On Saturday, March 17, 2018, I was so honored to receive the FASHION HUMANITARIAN award from The Garment League at their On Central Fashion And Art Weekend that was part of Artlink's Art Detour 30. After 17 years of working to unite the local industry and provide a place where all local fashion designers can find the resources they need to start, grow and stay in Arizona, this award has given me a renewed energy to stay motivated in these efforts. I am truly humbled and feel so privileged to have been recognized. When I learned that I would be making an acceptance speech as part of the opening to the On Central fashion show, I was excited to have a platform in which to share my thoughts on the local fashion industry. So, I took the opportunity to write a speech and I'd love to share it now with you...
Thank you so much to The Garment League, Tricee, Artlink and the City of Phoenix for this humbling honor and for organizing such an important event like this one.
Celebrating and scaffolding our local arts and fashion industry is so important. I know I’m speaking to the choir on this, but I’d like to take this opportunity to say a few words about why.
We are seeing a huge disruption in a lot of industries. The farm to table movement and the tech industry are two obvious ones. With millennials leading the way, consumers now want responsibly/sustain-ably made products. So, the days of manufacturing hundreds of thousands of the same disposable garment overseas by questionable factories is dying. Consumers want pieces with a heart and with a story. They want uniqueness and they want to connect with the artist who created their clothing. You can see this disruption in the news as we watch big retailers close their doors almost every day.
The emerging designer, making limited quantities of unique goods domestically, responsibly and sustainably is the new black. However, the old model of overseas manufacturing in bulk is still the only option for apparel manufacturing. So, emerging designers are challenged with how to produce smaller quantities locally. Where can you find wholesale fabrics/trims? Pattern makers? Pattern graders? Production cutters and sewing contractors who are willing to sew small quantities? All of the things you’ need to operate a clothing brand. How can they find the resources they need to fill orders for the beautiful items we will see tonight or that we see nearly every week now on Arizona runways? And what about all of the other emerging designers all over the nation facing the same problem? If that brand isn’t located in LA or NY where there are still a few factories left, they are simply out of luck.
So, what’s the solution? How do we lead the nation to disrupt an industry? For 17 years I’ve been asking this question when I had to close my own LA based fashion brand down when I moved back to my home state of Arizona due to lack of resources. Back in the year 2001 I met Dennita Sewell from the Phoenix Art Museum and she put me and other local designers in a runway show at Monorchid. After meeting other designers with the same issue, I was inspired to start LabelHorde….a directory of local fashion business…so that I could try to unite the local fashion industry. My hope was to attract a manufacturer to Arizona. Fast forward about a decade later and we had a lot more brands/designers, fashion weeks, fashion programs, fashion organizations and celebrations but still no resources. That’s when I knew, if I really wanted to help solve this problem, Arizona needed more than my online directory. In 2016 I partnered with a woman named Sherri Barry and we formed a non-profit called Arizona Apparel Foundation and opened a fashion incubator called FABRIC the Fashion And Business Resource Innovation Center to help provide the resources Arizona has been lacking including industry education, manufacturing, design development/prototyping, fabric/trim sourcing, technology and more. It’s been about a year and a half since we opened and we’ve helped over 200 local fashion brands start up, develop their products and manufacture in realistic quantities. These are 200 brands who would have had to leave our state for LA or NY to find these resources or simply wouldn’t have been able to start at all. And many of these brands are on their 4th or 5th production runs with us.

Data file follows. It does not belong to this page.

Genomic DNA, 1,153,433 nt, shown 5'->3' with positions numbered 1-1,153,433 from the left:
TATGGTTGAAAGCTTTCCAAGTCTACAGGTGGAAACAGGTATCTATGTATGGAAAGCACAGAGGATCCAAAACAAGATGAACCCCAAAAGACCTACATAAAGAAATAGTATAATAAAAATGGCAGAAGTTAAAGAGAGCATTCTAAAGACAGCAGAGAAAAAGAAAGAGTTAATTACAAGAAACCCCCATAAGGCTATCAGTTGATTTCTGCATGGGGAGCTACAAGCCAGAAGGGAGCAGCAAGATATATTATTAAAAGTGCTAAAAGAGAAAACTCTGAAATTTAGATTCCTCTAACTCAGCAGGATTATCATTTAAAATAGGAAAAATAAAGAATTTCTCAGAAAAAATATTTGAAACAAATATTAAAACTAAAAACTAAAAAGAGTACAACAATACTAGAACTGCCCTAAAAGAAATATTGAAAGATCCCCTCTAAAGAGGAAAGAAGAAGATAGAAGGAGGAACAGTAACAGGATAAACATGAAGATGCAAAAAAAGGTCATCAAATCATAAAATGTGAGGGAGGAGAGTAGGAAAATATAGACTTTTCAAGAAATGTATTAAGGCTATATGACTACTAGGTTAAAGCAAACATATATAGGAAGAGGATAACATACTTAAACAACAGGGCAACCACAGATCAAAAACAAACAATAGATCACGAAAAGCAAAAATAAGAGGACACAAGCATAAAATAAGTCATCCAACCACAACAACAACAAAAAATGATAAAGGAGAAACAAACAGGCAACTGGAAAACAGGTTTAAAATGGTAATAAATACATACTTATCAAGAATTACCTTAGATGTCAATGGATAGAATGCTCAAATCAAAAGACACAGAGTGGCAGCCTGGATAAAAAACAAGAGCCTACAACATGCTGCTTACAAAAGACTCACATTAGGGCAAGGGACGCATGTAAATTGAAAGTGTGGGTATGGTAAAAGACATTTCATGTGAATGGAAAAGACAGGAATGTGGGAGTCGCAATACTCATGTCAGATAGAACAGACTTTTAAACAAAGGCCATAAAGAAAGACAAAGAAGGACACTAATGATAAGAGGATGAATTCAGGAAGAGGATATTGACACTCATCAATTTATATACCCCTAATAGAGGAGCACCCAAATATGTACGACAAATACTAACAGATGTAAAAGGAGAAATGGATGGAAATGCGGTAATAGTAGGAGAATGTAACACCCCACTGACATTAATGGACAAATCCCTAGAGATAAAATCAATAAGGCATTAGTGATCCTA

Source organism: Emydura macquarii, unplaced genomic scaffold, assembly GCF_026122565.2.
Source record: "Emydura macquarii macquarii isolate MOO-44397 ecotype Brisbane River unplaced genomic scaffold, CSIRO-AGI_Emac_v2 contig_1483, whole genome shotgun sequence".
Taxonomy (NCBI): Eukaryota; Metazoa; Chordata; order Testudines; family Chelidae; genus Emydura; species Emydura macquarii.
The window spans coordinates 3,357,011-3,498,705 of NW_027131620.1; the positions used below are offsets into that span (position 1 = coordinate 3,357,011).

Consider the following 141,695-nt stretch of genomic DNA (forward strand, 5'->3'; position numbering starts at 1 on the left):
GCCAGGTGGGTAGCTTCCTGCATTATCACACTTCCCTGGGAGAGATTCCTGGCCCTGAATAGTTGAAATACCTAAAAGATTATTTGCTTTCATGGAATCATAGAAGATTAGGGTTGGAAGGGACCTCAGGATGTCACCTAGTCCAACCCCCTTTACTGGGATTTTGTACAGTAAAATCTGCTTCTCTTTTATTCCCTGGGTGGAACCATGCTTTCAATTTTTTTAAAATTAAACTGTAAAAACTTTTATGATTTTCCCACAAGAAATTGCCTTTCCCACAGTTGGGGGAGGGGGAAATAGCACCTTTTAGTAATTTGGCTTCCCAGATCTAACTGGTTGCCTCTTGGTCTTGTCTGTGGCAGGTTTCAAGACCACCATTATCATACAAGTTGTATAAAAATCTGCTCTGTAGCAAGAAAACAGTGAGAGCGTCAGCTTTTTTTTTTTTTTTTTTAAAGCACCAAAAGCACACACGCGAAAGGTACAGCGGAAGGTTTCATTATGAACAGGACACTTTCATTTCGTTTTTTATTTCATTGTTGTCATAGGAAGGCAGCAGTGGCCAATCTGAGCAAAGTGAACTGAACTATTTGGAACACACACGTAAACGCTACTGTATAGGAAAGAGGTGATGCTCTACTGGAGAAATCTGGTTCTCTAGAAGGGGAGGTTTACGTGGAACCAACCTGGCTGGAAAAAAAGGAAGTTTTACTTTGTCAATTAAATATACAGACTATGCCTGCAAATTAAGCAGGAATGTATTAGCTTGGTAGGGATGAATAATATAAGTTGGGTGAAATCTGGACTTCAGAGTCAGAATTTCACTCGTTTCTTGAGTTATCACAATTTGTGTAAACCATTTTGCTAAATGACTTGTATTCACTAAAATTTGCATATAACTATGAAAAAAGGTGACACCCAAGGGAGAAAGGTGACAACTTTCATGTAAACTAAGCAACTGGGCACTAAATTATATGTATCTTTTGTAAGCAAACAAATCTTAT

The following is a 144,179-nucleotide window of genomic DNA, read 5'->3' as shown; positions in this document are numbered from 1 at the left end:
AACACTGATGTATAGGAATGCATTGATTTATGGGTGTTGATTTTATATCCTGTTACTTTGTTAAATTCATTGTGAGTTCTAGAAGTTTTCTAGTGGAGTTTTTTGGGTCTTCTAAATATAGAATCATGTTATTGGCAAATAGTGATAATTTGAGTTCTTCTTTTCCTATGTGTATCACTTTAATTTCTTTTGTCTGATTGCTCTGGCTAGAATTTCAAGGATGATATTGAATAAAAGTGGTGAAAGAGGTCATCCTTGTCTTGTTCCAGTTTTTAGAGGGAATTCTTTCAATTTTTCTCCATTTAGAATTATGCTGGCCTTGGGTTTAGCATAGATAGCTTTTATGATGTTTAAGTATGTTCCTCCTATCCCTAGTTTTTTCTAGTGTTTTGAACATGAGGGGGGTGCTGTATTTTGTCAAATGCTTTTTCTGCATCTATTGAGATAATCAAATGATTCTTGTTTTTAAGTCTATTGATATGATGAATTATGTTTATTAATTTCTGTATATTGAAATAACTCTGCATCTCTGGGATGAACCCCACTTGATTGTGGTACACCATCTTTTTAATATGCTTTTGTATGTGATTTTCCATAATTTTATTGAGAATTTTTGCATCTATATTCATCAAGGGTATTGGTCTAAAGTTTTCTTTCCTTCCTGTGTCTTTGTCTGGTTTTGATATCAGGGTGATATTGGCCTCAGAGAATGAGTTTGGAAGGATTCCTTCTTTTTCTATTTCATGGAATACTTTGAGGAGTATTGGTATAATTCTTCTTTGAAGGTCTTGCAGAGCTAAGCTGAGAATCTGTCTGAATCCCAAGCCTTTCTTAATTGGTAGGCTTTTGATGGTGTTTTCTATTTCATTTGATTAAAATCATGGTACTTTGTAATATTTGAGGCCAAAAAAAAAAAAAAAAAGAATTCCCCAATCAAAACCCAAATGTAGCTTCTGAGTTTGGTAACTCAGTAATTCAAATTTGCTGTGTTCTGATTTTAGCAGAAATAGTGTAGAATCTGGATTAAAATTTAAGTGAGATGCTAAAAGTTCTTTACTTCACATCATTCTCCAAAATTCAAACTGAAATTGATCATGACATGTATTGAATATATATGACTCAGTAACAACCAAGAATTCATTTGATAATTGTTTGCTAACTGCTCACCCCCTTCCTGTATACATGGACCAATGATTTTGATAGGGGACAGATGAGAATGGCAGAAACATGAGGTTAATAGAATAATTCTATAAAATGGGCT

I’m so proud of this and today I want to share this award with Sherri. I set this in motion over 17 years ago, but it wasn’t until I partnered with Sherri that we were able to make a giant leap together to create a physical resource like FABRIC. So, today I’d like to thank the hundreds of volunteers who have dedicated thousands of hours to AZ Apparel Foundation’s mission, to my family for putting up with my persistence, but mostly to Sherri for partnering with me to help provide the things that Arizona needed.
And now we have a bigger issue. The brands that are growing out of our facility need a higher capacity factory in Arizona. We don’t want to now send successful brands outside of Arizona to spend their money. So, this is an important economic development issue for our state. We need events like this and partnerships between Arizona cities, politicians and philanthropists that want to join us in leading the nation to disrupt this industry. Look how far we’ve come with just the efforts of a few passionate community members. Can you imagine if we had some serious support?
Thank you so much again for this exciting recognition. I’m overwhelmed with gratitude.